Skip to main content

Why Sufis let Alexandria mosque be destroyed

The Egyptian government faced little opposition as it demolished a Sufi mosque in Alexandria to conclude a major road project, suggesting Sufis’ need for political protection may outweigh their reverence for shrines.
Read in 

CAIRO — Alexandria's Sidi Abu al-Ikhlas al-Zarqani compound, which included a mosque, shrine, hospital and charity center, was demolished Aug. 19. The shrine was built for Burhan al-Din Abu Ahmed al-Ikhlas al-Zarqani, the founder of the Iskhlasi Sufi order who died in 1979.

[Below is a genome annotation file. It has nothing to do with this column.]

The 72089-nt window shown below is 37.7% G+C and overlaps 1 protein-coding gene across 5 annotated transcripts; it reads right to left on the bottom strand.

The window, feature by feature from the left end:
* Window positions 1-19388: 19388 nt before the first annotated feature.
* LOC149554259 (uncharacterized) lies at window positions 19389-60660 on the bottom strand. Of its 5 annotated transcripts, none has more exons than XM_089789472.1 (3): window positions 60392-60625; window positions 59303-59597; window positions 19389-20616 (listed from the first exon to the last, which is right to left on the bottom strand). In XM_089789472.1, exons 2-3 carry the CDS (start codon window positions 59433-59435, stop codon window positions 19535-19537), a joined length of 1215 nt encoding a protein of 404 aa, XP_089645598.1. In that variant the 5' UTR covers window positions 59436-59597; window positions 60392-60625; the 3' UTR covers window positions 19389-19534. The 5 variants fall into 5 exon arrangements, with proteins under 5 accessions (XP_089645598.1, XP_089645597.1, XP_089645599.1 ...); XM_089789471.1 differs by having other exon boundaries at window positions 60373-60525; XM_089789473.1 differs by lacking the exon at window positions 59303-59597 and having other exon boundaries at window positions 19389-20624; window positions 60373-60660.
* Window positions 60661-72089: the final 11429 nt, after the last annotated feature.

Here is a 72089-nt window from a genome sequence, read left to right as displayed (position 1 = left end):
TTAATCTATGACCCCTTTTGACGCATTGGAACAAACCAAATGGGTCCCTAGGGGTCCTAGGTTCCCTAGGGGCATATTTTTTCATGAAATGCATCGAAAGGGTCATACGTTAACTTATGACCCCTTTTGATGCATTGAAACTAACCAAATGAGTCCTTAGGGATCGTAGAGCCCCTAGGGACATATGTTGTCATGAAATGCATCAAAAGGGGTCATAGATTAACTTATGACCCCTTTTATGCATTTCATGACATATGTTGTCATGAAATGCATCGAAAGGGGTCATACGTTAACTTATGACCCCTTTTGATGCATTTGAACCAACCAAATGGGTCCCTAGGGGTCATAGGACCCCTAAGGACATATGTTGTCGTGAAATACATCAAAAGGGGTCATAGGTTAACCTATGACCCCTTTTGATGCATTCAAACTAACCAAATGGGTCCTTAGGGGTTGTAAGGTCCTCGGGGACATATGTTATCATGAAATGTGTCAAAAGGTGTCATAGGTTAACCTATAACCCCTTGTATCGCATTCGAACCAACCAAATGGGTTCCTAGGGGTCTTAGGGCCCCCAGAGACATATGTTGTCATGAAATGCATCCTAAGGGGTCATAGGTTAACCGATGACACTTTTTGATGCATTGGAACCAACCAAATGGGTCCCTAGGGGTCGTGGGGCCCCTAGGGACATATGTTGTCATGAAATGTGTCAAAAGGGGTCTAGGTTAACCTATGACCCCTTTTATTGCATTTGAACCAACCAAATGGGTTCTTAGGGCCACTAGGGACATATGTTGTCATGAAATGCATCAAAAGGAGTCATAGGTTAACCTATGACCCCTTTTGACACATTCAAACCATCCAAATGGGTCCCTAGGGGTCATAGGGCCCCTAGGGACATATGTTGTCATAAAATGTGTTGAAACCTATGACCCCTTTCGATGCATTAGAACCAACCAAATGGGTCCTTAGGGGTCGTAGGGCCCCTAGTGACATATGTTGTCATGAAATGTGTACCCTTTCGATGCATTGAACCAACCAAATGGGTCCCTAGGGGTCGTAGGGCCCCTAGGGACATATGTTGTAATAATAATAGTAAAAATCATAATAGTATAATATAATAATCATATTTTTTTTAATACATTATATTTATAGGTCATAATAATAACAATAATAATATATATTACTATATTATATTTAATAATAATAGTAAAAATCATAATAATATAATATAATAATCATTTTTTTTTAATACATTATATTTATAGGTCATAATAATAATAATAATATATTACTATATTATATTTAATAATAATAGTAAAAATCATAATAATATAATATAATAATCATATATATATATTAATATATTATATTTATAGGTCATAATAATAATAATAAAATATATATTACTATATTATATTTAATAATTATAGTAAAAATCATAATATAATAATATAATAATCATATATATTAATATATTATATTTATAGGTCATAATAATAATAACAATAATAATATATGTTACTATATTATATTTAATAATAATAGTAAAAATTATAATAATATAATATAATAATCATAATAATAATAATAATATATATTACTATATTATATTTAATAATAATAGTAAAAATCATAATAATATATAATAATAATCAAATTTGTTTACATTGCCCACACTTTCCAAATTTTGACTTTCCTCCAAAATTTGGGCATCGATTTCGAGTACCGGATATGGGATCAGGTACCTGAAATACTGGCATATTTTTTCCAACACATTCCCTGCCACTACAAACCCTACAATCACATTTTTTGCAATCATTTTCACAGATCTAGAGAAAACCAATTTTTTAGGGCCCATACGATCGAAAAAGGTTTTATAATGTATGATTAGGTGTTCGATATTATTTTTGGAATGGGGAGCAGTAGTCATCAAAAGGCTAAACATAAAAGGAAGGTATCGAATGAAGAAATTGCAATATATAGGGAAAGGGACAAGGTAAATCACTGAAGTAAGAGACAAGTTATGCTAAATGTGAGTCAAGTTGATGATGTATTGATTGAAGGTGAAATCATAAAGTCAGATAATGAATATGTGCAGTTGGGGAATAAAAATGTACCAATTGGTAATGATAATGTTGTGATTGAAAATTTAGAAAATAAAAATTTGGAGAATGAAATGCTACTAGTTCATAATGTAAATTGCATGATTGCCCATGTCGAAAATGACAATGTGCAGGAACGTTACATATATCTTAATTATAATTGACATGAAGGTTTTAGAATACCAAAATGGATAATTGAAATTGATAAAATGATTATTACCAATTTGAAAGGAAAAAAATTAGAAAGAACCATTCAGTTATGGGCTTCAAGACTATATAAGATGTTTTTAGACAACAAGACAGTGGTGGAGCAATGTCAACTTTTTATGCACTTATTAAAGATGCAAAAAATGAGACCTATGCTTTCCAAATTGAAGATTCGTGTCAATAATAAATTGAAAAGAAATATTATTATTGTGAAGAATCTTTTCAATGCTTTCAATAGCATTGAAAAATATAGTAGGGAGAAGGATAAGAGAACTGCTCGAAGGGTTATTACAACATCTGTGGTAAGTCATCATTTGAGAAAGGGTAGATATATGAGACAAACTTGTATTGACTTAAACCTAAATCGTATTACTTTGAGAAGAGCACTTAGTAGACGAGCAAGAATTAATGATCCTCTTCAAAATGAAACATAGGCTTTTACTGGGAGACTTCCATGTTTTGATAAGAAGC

The mosque was demolished because it was standing in the way of the Mahmudiya axis project, one of the national projects taking place in Alexandria, which includes the establishment of an integrated traffic and development axis at a cost of 5.5 billion Egyptian pounds (about $330 million) to solve the traffic crisis. 

Access the Middle East news and analysis you can trust

Join our community of Middle East readers to experience all of Al-Monitor, including 24/7 news, analyses, memos, reports and newsletters.


Only $100 per year.